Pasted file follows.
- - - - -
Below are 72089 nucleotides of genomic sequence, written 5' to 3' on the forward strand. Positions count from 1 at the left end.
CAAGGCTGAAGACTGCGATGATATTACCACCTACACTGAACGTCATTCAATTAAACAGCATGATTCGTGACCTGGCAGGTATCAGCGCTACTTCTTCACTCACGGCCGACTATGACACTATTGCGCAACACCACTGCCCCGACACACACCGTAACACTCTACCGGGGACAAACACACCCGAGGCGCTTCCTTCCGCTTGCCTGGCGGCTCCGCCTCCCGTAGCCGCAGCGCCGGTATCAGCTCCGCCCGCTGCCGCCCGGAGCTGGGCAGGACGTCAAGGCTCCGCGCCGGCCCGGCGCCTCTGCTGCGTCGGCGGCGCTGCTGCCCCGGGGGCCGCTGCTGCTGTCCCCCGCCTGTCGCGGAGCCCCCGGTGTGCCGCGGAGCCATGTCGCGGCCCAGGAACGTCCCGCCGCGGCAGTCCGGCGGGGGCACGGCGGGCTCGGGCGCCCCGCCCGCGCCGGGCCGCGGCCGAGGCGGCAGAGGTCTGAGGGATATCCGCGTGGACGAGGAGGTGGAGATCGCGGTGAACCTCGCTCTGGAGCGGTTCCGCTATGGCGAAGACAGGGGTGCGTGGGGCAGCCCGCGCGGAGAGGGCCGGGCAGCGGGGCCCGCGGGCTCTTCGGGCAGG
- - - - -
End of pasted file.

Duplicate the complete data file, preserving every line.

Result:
Below are 72089 nucleotides of genomic sequence, written 5' to 3' on the forward strand. Positions count from 1 at the left end.
CAAGGCTGAAGACTGCGATGATATTACCACCTACACTGAACGTCATTCAATTAAACAGCATGATTCGTGACCTGGCAGGTATCAGCGCTACTTCTTCACTCACGGCCGACTATGACACTATTGCGCAACACCACTGCCCCGACACACACCGTAACACTCTACCGGGGACAAACACACCCGAGGCGCTTCCTTCCGCTTGCCTGGCGGCTCCGCCTCCCGTAGCCGCAGCGCCGGTATCAGCTCCGCCCGCTGCCGCCCGGAGCTGGGCAGGACGTCAAGGCTCCGCGCCGGCCCGGCGCCTCTGCTGCGTCGGCGGCGCTGCTGCCCCGGGGGCCGCTGCTGCTGTCCCCCGCCTGTCGCGGAGCCCCCGGTGTGCCGCGGAGCCATGTCGCGGCCCAGGAACGTCCCGCCGCGGCAGTCCGGCGGGGGCACGGCGGGCTCGGGCGCCCCGCCCGCGCCGGGCCGCGGCCGAGGCGGCAGAGGTCTGAGGGATATCCGCGTGGACGAGGAGGTGGAGATCGCGGTGAACCTCGCTCTGGAGCGGTTCCGCTATGGCGAAGACAGGGGTGCGTGGGGCAGCCCGCGCGGAGAGGGCCGGGCAGCGGGGCCCGCGGGCTCTTCGGGCAGG